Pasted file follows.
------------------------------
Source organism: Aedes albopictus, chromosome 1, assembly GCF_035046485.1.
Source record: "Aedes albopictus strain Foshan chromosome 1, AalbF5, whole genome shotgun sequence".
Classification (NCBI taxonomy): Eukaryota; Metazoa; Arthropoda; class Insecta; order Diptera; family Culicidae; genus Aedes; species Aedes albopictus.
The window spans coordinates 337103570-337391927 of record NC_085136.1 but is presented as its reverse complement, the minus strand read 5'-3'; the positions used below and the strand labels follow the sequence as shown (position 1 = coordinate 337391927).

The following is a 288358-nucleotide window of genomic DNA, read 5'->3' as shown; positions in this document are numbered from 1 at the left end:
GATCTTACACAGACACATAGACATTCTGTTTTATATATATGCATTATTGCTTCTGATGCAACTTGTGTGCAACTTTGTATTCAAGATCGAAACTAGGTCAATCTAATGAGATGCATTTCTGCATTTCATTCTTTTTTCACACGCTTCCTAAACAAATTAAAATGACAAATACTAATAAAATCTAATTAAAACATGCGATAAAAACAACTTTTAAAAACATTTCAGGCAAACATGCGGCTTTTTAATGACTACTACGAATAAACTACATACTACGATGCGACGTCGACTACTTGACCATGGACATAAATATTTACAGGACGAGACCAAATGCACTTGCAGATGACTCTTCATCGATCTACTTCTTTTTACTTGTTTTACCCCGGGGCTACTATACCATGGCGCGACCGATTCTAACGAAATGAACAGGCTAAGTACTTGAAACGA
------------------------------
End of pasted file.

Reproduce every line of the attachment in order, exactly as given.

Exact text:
Source organism: Aedes albopictus, chromosome 1, assembly GCF_035046485.1.
Source record: "Aedes albopictus strain Foshan chromosome 1, AalbF5, whole genome shotgun sequence".
Classification (NCBI taxonomy): Eukaryota; Metazoa; Arthropoda; class Insecta; order Diptera; family Culicidae; genus Aedes; species Aedes albopictus.
The window spans coordinates 337103570-337391927 of record NC_085136.1 but is presented as its reverse complement, the minus strand read 5'-3'; the positions used below and the strand labels follow the sequence as shown (position 1 = coordinate 337391927).

The following is a 288358-nucleotide window of genomic DNA, read 5'->3' as shown; positions in this document are numbered from 1 at the left end:
GATCTTACACAGACACATAGACATTCTGTTTTATATATATGCATTATTGCTTCTGATGCAACTTGTGTGCAACTTTGTATTCAAGATCGAAACTAGGTCAATCTAATGAGATGCATTTCTGCATTTCATTCTTTTTTCACACGCTTCCTAAACAAATTAAAATGACAAATACTAATAAAATCTAATTAAAACATGCGATAAAAACAACTTTTAAAAACATTTCAGGCAAACATGCGGCTTTTTAATGACTACTACGAATAAACTACATACTACGATGCGACGTCGACTACTTGACCATGGACATAAATATTTACAGGACGAGACCAAATGCACTTGCAGATGACTCTTCATCGATCTACTTCTTTTTACTTGTTTTACCCCGGGGCTACTATACCATGGCGCGACCGATTCTAACGAAATGAACAGGCTAAGTACTTGAAACGA